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The Marriage of Heaven and Hell. William Blake. Drawings by Clark Stewart: Knoxville, TN: Darkpool Press, 1972. 35 pp., 13 pls. $55. Order from F. Clark Stewart, Art Department, University of Tennessee, Knoxville, TN 37916. Edition of 100 copies, numbered and signed by the author.

Clark Stewart’s drawings for The Marriage will cause mixed reactions in many a Blake enthusiast. Intended as a personal response to Blake’s visionary cosmology, Stewart’s designs incorporate familiar Blakean motifs (mundane shell, batwinged spectre, and flocks of

sheep) with some wildly disparate ones (World War I and II planes and tanks, top hats and a jack-o-lantern). As a result, the combined images in these drawings create a simultaneous sensation of déjà vu and culture shock in the viewer. This kind of liberal play within the hallowed territory of Blake’s own illustrations may well be frowned upon by the Blake purist. However, seen as an extension of—rather than an intrusion upon—Blake’s designs, these drawings present a fresh interpretation[e] of the artist-poet’s well-thumbed iconographical system.

In style, Stewart’s drawings are of a gorgeously detailed, linear character not unlike the graphic works of Dürer. They display the variety of texture, depth of space, crinkled drapery patterns and tightly packed compositions that characterize works of the Northern Renaissance. Although Blake often borrowed from such engravings, he inevitably simplified the figures and flattened the spatial representations in his own work. Thus, with their Northern Renaissance flavor, Stewart’s illustrations resemble Blakean, sources more closely than Blake designs. Both Blake and Dürer were skilled at combining many different symbolic elements into a cohesive whole. Unfortunately, Stewart’s compositions lack this quality and too often appear overworked, disjointed or contrived e.g., pls. 7, 11, 13). The unifying device of a frame is only successful in some of the designs begin page 118 | back to top

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(pls. 1, 3, 8, 10)—generally the compositions suffer from a non-integrated eclecticism.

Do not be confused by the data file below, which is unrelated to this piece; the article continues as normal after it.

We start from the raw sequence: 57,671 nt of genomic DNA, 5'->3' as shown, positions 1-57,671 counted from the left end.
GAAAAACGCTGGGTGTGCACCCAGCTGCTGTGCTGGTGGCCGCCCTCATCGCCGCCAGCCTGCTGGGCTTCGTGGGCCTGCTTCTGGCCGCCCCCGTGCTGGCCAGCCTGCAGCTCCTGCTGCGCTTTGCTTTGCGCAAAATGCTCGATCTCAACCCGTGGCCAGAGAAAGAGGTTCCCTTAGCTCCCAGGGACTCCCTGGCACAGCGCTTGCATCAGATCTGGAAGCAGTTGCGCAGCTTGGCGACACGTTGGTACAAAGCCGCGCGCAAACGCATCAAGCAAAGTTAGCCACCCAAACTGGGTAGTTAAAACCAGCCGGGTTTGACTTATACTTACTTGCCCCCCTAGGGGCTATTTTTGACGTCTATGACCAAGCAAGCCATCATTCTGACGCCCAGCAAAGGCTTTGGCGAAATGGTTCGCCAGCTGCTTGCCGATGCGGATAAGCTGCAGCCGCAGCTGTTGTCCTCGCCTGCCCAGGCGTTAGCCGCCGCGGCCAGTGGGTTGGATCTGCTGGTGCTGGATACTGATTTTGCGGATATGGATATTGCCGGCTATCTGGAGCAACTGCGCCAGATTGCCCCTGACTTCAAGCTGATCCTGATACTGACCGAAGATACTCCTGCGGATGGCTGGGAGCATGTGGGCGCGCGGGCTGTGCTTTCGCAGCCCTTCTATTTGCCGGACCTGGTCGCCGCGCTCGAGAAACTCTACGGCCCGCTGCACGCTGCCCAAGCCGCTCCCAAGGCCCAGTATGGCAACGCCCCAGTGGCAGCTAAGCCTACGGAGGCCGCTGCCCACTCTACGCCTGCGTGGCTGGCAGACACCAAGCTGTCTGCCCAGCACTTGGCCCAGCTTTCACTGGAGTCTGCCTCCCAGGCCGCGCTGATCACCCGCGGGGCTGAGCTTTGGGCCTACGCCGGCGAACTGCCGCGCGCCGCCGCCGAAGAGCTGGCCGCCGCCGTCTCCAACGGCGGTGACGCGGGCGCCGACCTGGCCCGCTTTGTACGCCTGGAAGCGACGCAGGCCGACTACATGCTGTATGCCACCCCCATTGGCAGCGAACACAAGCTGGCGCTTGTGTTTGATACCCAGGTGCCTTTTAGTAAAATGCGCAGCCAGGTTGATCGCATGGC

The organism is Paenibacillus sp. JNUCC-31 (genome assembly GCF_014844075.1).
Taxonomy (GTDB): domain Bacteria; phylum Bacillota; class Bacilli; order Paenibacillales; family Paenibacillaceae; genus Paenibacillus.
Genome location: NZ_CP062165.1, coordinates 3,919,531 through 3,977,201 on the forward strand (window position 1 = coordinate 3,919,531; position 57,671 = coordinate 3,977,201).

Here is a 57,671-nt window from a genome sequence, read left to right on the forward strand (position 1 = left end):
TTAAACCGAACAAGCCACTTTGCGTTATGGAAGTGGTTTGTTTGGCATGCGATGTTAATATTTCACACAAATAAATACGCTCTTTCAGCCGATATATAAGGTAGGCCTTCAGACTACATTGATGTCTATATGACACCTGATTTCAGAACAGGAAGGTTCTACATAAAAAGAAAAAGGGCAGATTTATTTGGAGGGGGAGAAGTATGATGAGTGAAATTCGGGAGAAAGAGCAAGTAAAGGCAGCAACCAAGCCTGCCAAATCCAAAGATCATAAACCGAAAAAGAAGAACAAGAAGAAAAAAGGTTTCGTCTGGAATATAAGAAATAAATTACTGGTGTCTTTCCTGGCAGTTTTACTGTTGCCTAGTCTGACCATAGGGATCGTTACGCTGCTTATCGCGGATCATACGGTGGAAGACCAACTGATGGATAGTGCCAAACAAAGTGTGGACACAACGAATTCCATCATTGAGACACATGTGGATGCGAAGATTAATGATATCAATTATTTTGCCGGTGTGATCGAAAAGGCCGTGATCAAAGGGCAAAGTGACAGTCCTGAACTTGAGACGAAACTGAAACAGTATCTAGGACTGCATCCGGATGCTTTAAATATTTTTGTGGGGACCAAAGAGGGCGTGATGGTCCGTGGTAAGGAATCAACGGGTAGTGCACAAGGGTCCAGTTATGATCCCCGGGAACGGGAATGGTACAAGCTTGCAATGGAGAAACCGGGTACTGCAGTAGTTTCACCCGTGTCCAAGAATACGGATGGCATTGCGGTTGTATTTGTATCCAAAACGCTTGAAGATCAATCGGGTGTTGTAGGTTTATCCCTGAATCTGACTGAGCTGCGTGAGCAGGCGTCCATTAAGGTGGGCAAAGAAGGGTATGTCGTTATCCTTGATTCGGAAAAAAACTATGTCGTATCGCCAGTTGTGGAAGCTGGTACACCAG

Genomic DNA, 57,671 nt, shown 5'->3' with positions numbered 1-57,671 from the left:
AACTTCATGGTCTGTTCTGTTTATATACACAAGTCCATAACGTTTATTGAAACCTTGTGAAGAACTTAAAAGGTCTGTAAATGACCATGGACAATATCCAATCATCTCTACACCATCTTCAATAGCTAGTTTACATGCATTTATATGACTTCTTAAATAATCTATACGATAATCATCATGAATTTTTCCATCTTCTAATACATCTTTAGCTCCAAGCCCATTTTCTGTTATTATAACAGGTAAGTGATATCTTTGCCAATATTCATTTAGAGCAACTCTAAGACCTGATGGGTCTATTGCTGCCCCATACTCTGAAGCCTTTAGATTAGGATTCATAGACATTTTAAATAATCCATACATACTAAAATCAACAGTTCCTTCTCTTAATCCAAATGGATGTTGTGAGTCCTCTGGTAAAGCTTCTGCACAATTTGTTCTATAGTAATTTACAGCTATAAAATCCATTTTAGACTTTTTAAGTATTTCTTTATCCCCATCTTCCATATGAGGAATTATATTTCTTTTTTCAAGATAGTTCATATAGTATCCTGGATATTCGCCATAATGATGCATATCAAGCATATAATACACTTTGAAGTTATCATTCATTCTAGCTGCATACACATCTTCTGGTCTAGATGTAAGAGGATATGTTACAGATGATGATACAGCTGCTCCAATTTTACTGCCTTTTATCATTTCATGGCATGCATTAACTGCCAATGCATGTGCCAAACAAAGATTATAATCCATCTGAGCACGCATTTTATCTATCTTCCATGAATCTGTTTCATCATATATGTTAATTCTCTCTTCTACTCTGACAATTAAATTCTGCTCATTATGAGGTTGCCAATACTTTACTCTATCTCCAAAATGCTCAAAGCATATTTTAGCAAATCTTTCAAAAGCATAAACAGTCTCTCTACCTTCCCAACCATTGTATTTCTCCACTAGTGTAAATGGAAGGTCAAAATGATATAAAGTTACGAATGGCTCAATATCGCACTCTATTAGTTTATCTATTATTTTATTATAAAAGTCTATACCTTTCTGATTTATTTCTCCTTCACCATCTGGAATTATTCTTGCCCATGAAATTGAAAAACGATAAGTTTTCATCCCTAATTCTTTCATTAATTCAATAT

Iconographically, Stewart borrows much from Yeats and the Christian mystical-magical symbolism of the Rosicrucians (pls. 1, 4, 7, 9). The rose and other emblems like the stag and horned goat have a prominence in these drawings that is foreign to Blake. But Blake is certainly the main source of Stewart’s imagery and some of his drawings follow the text of The Marriage closely. Plate 8 is clearly the “Printing House in Hell,” complete with Dragon-Man, viper, eagle, lion (shown as a cat) and books “arranged in libraries” (Blake and Stewart’s books among them). Many of the other illustrations can be convincingly linked with a line from the text: plate 6 with the poet “sitting on a pleasant bank beside a river by moonlight”; plate 5 with “man [who] has closed himself up, till he sees all things thro’ narrow chinks of his cavern”[e] and plate 4 with “ a mighty Devil folded in black clouds, hovering on the sides of a rock.”

There are other drawings by Stewart that owe more to Blake’s images than to his text. Plates 1 and 2 compare in theme with Blake’s title-page for The Marriage and plate 3 seems to elaborate on the image of “The Sick Rose” from Songs of Experience. Although there is much of Blake in these drawings, Stewart has not attempted to illustrate The Marriage literally. Each of his plates contain fresh and intriguing combinations of old and new motifs and this is their greatest strength. Significantly, Stewart is most successful in the few designs in which he goes beyond the text. For example, plate 12 represents the “cherub with flaming sword” with an intense visionary grandeur comparable to Blake’s own.

In a well-bound, signed and limited edition, Clark Stewart’s illustrations for The Marriage should be of interest to any Blake admirer who has struggled with the poet-artist’s complex visions in the past, knows the joys born of careful thought and close observation, and is willing to apply these techniques to the work of another. As with Blake’s illustrations to the works of other poets, Stewart’s drawings inevitably reveal more about the illustrator than about the subject being illustrated. Those who would seek only an echo of Blake’s imagery should look elsewhere.

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